BKMT READING GUIDES



 
Informative,
Dramatic,
Insightful

15 reviews

The Pearl that Broke Its Shell: A Novel
by Nadia Hashimi

Published: 2014-05-06
Hardcover : 464 pages
13 members reading this now
57 clubs reading this now
12 members have read this book
Recommended to book clubs by 15 of 15 members

Afghan-American Nadia Hashimi's literary debut novel is a searing tale of powerlessness, fate, and the freedom to control one's own fate that combines the cultural flavor and emotional resonance of the works of Khaled Hosseini, Jhumpa Lahiri, and Lisa See.

In Kabul, 2007, with a ...

No other editions available.
Add to Club Selections
Add to Possible Club Selections
Add to My Personal Queue
Jump to

Introduction

Afghan-American Nadia Hashimi's literary debut novel is a searing tale of powerlessness, fate, and the freedom to control one's own fate that combines the cultural flavor and emotional resonance of the works of Khaled Hosseini, Jhumpa Lahiri, and Lisa See.

In Kabul, 2007, with a drug-addicted father and no brothers, Rahima and her sisters can only sporadically attend school, and can rarely leave the house. Their only hope lies in the ancient custom of bacha posh, which allows young Rahima to dress and be treated as a boy until she is of marriageable age. As a son, she can attend school, go to the market, and chaperone her older sisters.

But Rahima is not the first in her family to adopt this unusual custom. A century earlier, her great-great grandmother, Shekiba, left orphaned by an epidemic, saved herself and built a new life the same way.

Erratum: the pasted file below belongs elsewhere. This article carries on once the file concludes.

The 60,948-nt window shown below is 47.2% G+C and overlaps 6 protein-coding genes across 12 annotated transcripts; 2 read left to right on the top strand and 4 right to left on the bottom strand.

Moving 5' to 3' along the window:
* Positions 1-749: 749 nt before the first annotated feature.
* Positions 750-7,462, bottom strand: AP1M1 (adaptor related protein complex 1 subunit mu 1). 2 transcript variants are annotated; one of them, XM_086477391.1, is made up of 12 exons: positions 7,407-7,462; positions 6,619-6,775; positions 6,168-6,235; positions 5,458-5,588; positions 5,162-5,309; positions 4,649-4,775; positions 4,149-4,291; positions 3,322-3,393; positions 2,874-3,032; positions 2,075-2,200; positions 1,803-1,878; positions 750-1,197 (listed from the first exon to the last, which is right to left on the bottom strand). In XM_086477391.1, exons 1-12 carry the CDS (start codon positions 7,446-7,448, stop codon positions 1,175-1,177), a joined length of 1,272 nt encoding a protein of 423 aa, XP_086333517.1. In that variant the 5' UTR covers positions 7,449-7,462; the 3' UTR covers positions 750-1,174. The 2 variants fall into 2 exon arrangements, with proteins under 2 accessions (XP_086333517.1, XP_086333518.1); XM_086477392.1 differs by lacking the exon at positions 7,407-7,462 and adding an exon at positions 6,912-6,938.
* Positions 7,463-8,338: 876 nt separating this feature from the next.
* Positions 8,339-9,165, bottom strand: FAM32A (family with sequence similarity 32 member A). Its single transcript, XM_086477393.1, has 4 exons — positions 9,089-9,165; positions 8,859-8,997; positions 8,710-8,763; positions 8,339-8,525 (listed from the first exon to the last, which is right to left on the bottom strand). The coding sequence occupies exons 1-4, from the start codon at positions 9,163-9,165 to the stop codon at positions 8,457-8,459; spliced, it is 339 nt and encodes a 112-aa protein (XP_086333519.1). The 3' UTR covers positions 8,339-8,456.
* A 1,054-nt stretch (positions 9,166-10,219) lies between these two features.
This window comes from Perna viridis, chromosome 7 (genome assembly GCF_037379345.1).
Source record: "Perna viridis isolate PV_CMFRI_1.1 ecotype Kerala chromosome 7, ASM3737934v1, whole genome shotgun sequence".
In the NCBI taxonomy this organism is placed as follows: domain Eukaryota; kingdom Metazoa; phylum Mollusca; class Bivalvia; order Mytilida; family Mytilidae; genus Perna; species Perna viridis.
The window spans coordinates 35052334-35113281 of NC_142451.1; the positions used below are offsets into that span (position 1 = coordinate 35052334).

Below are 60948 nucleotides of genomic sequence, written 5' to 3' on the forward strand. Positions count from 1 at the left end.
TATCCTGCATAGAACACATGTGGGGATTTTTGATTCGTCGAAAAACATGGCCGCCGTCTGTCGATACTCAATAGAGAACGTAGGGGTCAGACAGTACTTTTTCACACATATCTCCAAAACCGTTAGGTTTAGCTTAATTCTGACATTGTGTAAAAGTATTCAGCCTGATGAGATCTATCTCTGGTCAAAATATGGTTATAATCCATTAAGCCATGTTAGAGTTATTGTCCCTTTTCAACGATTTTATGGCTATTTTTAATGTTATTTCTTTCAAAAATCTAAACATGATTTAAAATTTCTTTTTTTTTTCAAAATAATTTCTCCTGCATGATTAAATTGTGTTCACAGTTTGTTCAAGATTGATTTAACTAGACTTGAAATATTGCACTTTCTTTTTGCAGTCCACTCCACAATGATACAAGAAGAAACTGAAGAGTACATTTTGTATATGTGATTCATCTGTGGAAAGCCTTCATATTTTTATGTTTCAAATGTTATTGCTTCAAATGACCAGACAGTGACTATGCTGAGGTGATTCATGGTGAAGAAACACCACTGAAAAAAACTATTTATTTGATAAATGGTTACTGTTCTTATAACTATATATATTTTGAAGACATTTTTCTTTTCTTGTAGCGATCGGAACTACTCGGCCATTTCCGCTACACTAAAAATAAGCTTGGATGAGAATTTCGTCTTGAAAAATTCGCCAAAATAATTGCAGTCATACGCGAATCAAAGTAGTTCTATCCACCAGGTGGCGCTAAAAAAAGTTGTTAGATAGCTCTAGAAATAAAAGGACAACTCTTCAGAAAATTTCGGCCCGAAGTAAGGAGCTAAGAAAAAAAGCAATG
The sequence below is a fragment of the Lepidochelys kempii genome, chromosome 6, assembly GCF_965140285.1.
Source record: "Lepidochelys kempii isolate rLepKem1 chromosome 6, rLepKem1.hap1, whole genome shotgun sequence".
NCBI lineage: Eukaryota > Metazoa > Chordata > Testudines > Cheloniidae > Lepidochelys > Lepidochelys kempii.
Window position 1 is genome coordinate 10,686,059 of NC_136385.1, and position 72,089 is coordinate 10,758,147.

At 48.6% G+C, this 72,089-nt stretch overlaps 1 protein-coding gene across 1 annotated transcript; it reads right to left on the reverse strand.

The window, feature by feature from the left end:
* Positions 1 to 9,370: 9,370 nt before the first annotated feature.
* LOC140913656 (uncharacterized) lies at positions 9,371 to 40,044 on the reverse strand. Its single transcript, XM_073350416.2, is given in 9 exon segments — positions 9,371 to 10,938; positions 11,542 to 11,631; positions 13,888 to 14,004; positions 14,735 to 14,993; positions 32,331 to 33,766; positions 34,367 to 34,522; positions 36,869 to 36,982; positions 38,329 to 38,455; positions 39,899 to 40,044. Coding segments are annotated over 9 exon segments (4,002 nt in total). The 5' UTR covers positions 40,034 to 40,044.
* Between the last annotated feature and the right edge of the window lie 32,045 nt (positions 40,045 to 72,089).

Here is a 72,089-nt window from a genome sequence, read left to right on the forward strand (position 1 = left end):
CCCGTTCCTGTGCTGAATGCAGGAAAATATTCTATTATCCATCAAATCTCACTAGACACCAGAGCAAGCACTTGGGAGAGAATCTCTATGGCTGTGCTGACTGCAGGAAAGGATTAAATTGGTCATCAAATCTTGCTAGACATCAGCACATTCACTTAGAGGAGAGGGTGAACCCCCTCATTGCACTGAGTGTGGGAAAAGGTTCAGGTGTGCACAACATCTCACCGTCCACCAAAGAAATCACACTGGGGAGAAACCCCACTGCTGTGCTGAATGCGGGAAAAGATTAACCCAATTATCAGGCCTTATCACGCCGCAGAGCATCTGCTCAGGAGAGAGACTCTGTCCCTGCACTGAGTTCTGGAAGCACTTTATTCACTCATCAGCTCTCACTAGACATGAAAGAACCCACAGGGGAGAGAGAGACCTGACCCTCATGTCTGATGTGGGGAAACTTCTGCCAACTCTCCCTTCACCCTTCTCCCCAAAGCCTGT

Crisscrossing in time, The Pearl the Broke Its Shell interweaves the tales of these two women separated by a century who share similar destinies. But what will happen once Rahima is of marriageable age? Will Shekiba always live as a man? And if Rahima cannot adapt to life as a bride, how will she survive?

Editorial Review

No editorial review at this time.

Excerpt

No Excerpt Currently Available

Discussion Questions

Suggested by Members

How do the mothers and the mothers-in-law in the book show love? Exercise authority? Discipline? Relate to the fathers and fathers-in-law?
by carolkaskin (see profile) 05/13/16

Notes From the Author to the Bookclub

No notes at this time.

Book Club Recommendations

MEMBER LOGIN
Remember me
BECOME A MEMBER it's free

Join the leading website for book clubs with over 35,000 clubs and 20,000 reading guides.

SEARCH OUR READING GUIDES Search
Search




FEATURED EVENTS
PAST AUTHOR CHATS
JOIN OUR MAILING LIST

Get free weekly updates on top club picks, book giveaways, author events and more
Please wait...